Miami Heat ranger Tyler Herro was too busy celebrating to consider he might not be a fit for the moment.

Sacramento Kings coach Mike Brown was not.

So, while Heat stepped into the night, reveling in Herro’s 3-point basket 2.5 seconds left, giving them a Wednesday 110-107 win at FTX Arena, Brown took his complaints to the post-match podium podium, emphasizing that the teams there should still be a game.

“Tyler Herro is a great player,” said Brown. “But in the end he left. He went to the last play and I wouldn’t be doing my job if I hadn’t come here to protect my boyfriends. My guys fought them for close to 48 minutes and pumping false steps to the side, falling or jumping up and then one-two and a shot and not making that call is just unbelievable for me.

“That’s not why we lost the match, although I don’t think we got a fair whistle. And I hope when officials come back and look at the game they can see it.

The NBA in its official report on the last two minutes of the match confirmed on Thursday that Brown was indeed correct in his interpretation and that Herro should be summoned to travel, giving the Kings a 2.5 second draw per game.

According to the official league report, “Herro (MIA) ends up dribbling by gathering in the air and landing on both feet (although his left foot lands slightly ahead of his right). When he moves his right leg, his left leg becomes a pivot leg, which he then lifts and places on the floor before performing a jump shot. “

The report did not alter the score of the game, nor was the game eligible for in-game review as per the coach’s provocation league guidelines.

For his part, Herro did not see his mock pump, the dual-clutch attempt against Terence Davis through this prism. But he also didn’t think about it until he was asked in a post-match interview.

First he gave his view of coach Erik Spoelstra’s half-time shot, a move that could also have involved a Bam Adebayo pass.

“Spo really just set up the game to get the ball out into space, whether it was my shot or creating, att*cking and creating for someone else. I could shoot it, or go to the hoop, or throw it on Bam or someone on the weak side for three. But fortunately it did.

Then he was told about Brown’s comments.

“I don’t think this is a trip,” Herro said with a laugh as Heat prepared to move to Friday’s game against Indiana Pacers at the Bankers Life Fieldhouse. “But at the beginning of the game, they called me a journey that I also didn’t think was a journey. I think I hit a mid-range pull like a moment ago and they named the trip.

“As [Tuesday] a night with Jordan Poole, any play could be continued. I’m pretty sure you can name the trip in almost any show. So you gotta take it in the chin.

Warriors coach Steve Kerr disagreed with Poole’s three dribbling breaks in Tuesday’s Golden State 116-109 defeat at Heat, it was nothing like Kings’ Brown’s protracted anger.

“They’re all great guys and good officials,” said Brown. “But at the end of the day, we have to earn our respect. Because right now people get into the hype, crowd and excitement of the crowd and look at what’s on our T-shirt, I assume, and they see “Kings” and maybe expect us to lose. I do not know.”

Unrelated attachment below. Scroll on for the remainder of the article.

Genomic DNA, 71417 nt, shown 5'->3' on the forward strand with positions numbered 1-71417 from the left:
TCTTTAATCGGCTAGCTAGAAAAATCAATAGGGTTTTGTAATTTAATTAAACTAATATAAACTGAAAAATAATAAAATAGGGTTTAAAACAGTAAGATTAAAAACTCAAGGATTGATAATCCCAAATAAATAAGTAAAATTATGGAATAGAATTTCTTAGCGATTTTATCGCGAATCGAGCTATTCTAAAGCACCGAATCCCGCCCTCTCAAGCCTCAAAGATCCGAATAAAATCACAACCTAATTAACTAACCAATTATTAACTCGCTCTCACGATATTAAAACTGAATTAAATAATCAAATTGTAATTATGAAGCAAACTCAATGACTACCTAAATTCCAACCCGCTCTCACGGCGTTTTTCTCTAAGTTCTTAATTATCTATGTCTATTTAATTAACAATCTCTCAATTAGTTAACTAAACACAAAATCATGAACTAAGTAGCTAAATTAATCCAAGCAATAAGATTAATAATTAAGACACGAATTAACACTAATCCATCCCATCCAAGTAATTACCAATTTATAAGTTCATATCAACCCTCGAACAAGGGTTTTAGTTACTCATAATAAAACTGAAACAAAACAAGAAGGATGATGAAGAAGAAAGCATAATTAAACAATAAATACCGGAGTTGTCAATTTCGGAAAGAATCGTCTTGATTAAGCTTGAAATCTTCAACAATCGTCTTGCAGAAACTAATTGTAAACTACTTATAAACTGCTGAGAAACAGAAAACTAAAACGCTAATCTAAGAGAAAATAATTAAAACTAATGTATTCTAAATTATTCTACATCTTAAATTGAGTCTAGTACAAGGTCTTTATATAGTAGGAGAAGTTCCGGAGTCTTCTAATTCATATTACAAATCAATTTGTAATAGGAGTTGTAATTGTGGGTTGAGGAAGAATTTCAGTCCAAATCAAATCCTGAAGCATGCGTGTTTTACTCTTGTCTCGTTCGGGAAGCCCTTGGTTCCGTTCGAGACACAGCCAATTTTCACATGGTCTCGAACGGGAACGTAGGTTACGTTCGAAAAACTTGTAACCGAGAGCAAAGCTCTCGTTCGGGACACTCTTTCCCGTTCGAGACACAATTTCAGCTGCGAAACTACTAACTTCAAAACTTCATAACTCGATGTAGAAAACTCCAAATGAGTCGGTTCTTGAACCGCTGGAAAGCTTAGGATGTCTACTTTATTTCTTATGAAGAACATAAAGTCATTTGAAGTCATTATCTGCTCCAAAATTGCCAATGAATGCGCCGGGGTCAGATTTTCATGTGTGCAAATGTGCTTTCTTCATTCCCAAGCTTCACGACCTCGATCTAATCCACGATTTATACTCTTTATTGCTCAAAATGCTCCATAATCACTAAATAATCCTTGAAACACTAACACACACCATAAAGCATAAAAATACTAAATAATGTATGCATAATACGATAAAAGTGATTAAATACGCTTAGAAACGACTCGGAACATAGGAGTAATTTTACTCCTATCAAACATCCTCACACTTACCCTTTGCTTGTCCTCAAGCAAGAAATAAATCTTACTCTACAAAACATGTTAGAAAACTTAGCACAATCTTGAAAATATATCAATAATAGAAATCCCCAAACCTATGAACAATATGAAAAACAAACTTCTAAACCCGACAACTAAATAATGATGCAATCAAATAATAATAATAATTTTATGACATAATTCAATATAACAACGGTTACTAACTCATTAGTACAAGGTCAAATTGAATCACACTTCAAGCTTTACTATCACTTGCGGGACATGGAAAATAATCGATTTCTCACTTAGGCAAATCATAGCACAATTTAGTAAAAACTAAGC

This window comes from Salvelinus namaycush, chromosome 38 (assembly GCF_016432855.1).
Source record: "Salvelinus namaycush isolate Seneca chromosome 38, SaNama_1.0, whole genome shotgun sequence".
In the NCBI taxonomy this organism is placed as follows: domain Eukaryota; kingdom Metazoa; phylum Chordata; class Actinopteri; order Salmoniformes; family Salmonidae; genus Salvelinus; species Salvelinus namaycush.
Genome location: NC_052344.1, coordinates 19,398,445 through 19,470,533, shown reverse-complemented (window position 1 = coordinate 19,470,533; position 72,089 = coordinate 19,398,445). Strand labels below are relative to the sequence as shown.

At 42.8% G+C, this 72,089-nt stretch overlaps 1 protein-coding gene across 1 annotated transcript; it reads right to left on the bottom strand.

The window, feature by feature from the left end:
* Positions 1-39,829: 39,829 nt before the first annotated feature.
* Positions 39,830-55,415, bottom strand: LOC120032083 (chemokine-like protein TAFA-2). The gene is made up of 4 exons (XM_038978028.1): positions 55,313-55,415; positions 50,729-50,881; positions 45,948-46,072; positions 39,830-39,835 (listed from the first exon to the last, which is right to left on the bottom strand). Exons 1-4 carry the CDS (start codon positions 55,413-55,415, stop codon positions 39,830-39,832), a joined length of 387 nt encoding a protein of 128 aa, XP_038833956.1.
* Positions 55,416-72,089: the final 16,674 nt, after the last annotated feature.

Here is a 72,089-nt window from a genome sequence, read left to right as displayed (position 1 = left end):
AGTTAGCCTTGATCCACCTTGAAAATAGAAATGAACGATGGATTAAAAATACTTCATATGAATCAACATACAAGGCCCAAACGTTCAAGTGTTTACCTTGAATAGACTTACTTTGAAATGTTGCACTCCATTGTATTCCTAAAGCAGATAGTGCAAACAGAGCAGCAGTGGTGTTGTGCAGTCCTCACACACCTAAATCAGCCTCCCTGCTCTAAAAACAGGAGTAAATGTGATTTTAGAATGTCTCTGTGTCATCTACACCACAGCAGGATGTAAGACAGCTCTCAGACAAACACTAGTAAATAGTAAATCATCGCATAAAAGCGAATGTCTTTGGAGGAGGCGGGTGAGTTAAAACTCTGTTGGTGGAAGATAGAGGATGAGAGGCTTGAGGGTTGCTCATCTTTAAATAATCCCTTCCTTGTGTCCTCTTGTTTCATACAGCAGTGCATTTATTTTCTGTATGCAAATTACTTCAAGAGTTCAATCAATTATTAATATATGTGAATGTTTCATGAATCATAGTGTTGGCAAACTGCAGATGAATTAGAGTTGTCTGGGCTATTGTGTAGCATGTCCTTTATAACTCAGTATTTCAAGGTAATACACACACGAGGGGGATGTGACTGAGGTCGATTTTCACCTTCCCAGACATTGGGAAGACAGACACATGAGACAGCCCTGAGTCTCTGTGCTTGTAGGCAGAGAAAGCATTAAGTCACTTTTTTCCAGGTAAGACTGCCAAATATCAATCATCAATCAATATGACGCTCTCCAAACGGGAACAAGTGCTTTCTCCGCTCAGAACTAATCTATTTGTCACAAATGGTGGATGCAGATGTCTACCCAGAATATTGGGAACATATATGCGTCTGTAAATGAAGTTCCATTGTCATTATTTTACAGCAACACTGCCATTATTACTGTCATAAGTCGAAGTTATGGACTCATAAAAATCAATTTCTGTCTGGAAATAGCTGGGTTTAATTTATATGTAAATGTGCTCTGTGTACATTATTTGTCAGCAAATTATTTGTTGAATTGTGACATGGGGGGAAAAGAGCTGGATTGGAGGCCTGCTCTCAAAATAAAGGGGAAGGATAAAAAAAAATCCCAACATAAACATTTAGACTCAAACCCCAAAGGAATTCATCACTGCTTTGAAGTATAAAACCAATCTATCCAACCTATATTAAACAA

Brown was also disappointed with the lack of a call involving Sacramento forward Harrison Barnes.

“It’s only two kind of blatant phone calls right in front of the guys,” Brown said of officials. “I felt bad for my players.

“We lost again. I have to admit it. But when you have a fighting team, both teams, both teams are fighting as hard as they fought back and forth on the stretch of the game and you won’t make the right choice? It’s right in front of you and just say, “I haven’t seen it.” This is difficult.”

The league referee report did not contain any refereeing errors regarding Barnes in the last two minutes of the game, and Herro’s journey was the only game listed as invalid at the time.

According to the confirmed views of the Kings, Herro made way too much room in the game, they said he took two steps, stopped jumping, brought the ball down, took two more steps and converted a shot listed as shot from 27 feet to close. lost his 26 point night.

“If that’s not a journey,” said Brown, “I don’t know what the definition of travel is.

“Maybe it’s the Miami Heat, and we’re Sacramento Kings, and this is Tyler Herro, and this is the last second shot, no way out. Maybe they are caught? I do not know. I’m not a judge by any means and their work is hard as hell. But it’s an izo, one-on-one situation and you’re looking at the ball.

Herro said that the mechanics of such a complex att*ck have already been well calculated.

“I fired the same shot, actually twice in the game,” he said, “where I was pumping, he faked it, and I reloaded. I missed, but I can take a shot. I am working on many different shots. So I think I can take a lot of different shots. “

Herro said when the defender of teammate Gabe Vincent hit the line the chances of a draw or free-kick were reduced.

“When I saw it,” he said, “then I backed up.” And I could probably back out. But with this space I just wanted to test the fence and see if it would jump which he did. And if he jumped on me, I could foul. Or if it jumped, I could do what I did, reload and flip it over.

Or, as Brown argued, he could travel.

“It’s a pity,” said Brown, “the game was named as it was.

“I just don’t know how. I am stunned.


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